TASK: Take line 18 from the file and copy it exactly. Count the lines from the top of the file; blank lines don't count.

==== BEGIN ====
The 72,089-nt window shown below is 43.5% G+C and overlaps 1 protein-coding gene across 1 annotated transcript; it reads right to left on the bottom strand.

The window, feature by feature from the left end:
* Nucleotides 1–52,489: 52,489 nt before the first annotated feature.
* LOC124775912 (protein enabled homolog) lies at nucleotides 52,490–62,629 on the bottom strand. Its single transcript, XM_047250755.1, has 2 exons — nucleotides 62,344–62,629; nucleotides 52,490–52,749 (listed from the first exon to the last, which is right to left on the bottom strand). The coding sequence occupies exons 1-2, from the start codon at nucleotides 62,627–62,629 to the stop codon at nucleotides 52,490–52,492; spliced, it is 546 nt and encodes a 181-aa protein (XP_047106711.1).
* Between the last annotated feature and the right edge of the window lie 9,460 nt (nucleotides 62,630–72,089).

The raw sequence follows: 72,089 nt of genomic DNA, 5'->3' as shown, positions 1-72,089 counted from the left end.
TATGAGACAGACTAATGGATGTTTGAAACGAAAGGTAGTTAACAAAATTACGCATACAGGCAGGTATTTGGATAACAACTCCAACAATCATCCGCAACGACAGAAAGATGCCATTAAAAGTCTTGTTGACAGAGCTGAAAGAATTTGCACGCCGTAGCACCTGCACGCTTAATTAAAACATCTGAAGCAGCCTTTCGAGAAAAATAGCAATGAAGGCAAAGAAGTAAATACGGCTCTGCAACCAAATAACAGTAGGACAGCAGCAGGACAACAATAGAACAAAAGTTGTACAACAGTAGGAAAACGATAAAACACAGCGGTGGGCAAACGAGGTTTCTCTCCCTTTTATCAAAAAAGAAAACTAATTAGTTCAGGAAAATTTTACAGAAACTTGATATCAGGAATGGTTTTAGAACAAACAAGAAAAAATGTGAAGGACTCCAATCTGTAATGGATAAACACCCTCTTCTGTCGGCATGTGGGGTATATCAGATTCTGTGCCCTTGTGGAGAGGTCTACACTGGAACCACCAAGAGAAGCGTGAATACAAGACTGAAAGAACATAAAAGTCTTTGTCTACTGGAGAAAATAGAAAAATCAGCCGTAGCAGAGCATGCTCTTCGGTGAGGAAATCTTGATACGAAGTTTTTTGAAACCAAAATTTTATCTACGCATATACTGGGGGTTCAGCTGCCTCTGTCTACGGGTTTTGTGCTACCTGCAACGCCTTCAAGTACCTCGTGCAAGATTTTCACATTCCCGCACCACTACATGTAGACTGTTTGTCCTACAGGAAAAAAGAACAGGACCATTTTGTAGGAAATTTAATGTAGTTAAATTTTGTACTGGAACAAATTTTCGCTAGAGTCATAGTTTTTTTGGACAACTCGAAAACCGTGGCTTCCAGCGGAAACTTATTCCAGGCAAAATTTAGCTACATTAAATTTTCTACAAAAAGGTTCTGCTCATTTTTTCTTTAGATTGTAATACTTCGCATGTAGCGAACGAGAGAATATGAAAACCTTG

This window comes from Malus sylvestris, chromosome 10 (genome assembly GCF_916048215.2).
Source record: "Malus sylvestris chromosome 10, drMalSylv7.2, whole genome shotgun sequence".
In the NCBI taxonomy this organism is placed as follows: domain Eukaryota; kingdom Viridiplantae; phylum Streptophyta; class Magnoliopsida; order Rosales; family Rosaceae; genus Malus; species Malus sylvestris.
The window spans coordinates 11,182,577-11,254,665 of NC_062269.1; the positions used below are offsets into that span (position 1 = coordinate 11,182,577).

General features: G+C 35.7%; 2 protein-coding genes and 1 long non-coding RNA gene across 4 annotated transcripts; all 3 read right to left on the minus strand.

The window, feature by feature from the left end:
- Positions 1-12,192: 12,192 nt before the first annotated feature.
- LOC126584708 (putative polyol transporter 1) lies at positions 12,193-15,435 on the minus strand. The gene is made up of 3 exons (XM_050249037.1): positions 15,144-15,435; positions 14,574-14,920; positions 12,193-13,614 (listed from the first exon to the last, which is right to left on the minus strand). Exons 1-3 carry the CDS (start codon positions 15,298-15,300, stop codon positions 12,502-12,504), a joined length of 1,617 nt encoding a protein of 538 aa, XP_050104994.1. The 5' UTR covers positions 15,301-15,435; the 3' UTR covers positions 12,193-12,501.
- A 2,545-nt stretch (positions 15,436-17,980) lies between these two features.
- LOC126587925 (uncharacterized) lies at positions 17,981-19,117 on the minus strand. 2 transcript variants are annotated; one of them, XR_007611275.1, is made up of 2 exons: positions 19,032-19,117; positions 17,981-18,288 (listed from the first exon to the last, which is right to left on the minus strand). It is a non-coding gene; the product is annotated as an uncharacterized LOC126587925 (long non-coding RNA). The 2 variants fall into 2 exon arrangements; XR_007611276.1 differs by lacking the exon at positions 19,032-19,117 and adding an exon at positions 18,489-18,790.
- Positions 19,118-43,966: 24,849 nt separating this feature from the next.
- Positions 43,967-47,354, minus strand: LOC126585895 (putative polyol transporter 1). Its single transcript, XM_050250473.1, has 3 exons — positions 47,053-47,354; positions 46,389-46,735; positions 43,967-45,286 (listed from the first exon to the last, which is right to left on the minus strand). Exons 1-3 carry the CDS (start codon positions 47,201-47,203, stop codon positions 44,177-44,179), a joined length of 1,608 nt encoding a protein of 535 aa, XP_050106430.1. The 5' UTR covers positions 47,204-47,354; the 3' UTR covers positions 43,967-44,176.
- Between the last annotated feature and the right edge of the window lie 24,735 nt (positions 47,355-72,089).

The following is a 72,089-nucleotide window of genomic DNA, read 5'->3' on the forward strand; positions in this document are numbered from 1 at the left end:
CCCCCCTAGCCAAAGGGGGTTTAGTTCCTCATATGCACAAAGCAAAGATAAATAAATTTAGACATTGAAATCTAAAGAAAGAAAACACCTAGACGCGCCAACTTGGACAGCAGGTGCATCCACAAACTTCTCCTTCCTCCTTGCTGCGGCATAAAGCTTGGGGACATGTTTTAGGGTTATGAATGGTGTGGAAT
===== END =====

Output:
- Positions 19,118-43,966: 24,849 nt separating this feature from the next.